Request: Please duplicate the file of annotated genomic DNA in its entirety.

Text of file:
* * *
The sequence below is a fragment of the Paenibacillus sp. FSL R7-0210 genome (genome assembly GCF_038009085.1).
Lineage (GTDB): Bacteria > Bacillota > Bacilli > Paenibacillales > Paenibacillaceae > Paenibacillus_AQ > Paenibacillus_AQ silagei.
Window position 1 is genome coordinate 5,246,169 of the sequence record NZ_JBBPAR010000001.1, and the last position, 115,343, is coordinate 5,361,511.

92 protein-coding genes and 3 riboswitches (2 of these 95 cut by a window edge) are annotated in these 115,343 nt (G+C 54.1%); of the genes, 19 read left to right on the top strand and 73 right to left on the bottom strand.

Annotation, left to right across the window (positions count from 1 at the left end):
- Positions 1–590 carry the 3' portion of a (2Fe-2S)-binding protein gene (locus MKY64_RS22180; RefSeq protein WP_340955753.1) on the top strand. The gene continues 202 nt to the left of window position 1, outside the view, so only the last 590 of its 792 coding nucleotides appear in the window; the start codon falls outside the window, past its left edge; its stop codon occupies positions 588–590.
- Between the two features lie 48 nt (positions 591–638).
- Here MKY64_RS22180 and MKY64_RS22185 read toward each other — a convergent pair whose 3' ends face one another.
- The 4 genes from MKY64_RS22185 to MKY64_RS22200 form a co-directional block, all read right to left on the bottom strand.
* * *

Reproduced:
The sequence below is a fragment of the Paenibacillus sp. FSL R7-0210 genome (genome assembly GCF_038009085.1).
Lineage (GTDB): Bacteria > Bacillota > Bacilli > Paenibacillales > Paenibacillaceae > Paenibacillus_AQ > Paenibacillus_AQ silagei.
Window position 1 is genome coordinate 5,246,169 of the sequence record NZ_JBBPAR010000001.1, and the last position, 115,343, is coordinate 5,361,511.

92 protein-coding genes and 3 riboswitches (2 of these 95 cut by a window edge) are annotated in these 115,343 nt (G+C 54.1%); of the genes, 19 read left to right on the top strand and 73 right to left on the bottom strand.

Annotation, left to right across the window (positions count from 1 at the left end):
- Positions 1–590 carry the 3' portion of a (2Fe-2S)-binding protein gene (locus MKY64_RS22180; RefSeq protein WP_340955753.1) on the top strand. The gene continues 202 nt to the left of window position 1, outside the view, so only the last 590 of its 792 coding nucleotides appear in the window; the start codon falls outside the window, past its left edge; its stop codon occupies positions 588–590.
- Between the two features lie 48 nt (positions 591–638).
- Here MKY64_RS22180 and MKY64_RS22185 read toward each other — a convergent pair whose 3' ends face one another.
- The 4 genes from MKY64_RS22185 to MKY64_RS22200 form a co-directional block, all read right to left on the bottom strand.